Didgeridoo                                                           Truck train monster

This blog entry is but a very brief summary of what we learned and observed. The outback must be experienced first hand to really have an inkling of what life involves in the vast area of Australia. We also must return for more adventure in the vibrant, rough, beautiful country of Australia. 



                                 Aboriginal Artwork

 Roos of course                                             Demo Fire making 

Red Rock Beach

          Royal Flying Doctors service locations

Monday’s Blog; Where to Begin?

With a head filled with the riches of our latest RV travel adventure to New Zealand, Australia and Hawaii, that answering so many requests to share stories and photos is a challenge. So many stories, where do I begin: especially after a long hiatus from blogging. I was just too busy “adventuring” to sit down and write.  It will take weeks to process and share the memories, so I will start at the beginning. 

First stop, South Island, New Zealand, the land of the Kiwis. Not the delicious fruit variety but the country’s national bird and the loving term New Zealanders have chosen to refer to their nationhood. Kiwis are a loving, friendly, and enthusiastic people with a remarkable sense of humor and an expressed sense of isolation from the world outside. The Kiwi (bird) is a comedian in looks and behavior, elusive being nocturnal, bold and territorial, small chicken sized, with a tremendously long beak complete with an unusual presence of nostrils at the tip, sporting “furry” feathers, and have wings but cannot fly. Their sense of smell and acute hearing excel, their eyesight however, leaves lots to be desired. They forage in the night for food and actively defend their territory. They sleep by day and are very hard to find in the wild.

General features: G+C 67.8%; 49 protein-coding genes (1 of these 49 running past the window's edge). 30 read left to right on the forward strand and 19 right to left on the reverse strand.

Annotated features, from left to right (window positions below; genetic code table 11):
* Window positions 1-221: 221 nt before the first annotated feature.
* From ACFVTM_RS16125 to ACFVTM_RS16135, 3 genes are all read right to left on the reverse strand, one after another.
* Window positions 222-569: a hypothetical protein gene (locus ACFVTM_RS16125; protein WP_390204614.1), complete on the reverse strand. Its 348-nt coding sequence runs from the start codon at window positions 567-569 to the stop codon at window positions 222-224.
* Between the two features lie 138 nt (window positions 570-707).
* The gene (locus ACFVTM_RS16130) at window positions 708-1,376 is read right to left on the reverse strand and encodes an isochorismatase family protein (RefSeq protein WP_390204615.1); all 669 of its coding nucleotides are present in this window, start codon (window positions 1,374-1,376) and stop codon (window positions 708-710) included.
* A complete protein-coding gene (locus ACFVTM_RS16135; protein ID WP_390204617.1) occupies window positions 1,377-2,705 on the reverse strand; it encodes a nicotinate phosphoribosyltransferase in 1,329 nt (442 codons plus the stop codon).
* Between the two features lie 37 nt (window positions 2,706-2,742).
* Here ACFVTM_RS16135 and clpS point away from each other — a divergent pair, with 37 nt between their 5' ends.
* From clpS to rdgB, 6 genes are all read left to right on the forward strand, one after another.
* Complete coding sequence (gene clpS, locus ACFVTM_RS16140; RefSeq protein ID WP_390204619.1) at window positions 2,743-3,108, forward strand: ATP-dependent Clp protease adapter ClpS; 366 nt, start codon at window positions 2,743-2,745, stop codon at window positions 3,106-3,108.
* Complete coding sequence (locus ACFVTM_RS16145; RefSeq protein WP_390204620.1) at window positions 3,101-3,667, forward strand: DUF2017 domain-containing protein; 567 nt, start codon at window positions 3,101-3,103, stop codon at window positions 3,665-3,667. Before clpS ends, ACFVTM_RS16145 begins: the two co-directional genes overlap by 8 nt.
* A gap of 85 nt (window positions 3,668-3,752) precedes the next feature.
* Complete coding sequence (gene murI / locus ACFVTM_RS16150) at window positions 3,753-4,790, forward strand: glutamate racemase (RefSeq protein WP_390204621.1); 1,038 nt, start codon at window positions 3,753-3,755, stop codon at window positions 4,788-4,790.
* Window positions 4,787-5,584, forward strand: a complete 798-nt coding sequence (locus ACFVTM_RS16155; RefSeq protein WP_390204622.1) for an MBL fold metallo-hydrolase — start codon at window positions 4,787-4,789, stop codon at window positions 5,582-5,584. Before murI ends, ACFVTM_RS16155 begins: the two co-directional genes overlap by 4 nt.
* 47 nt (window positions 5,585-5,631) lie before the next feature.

The Kiwi indeed made an impression on me but to see one in the wild, at night, defies the traveler on a schedule. A visit to the Rainbow Springs Conservation center casts attention on Kiwis and many other Zealand critters to protect, rescue and display the less nocturnal among us. Hence this troublesome attempt in trying to photograph the creature under special nocturnal lighting, keeping the birds awake. 

Failing that attempt, I include two Kiwi posters from rainbow springs, the brown feathered and the white feathered birds. 

Visit my source for more Kiwi facts and stories;

Just for fun and to satisfy my desire to share soon, I offer a couple more critter images and some advice. If you are planning to visit New Zealand, do it via motor home, rent on your own (the campgrounds are wonderful) but better yet, sign up for an RV tour and see and learn more of this land than you can possibly find on your own. (you will also transfer your driving skills to the left side of the road.)  Both South and North Island are great destinations. South Island is among the top ten on my list of spectacular mountain scenery and North Island’s Blue Mountains are not far behind. 

Now, back to the sorting of my 2500 images (after deleting reams of them plus my cell photos). I did try on purpose to shoot fewer images and remembered to cherish the visual images that remain in my head. It is hard, the shutter finger twitches. You know where my focus should be for the next few weeks.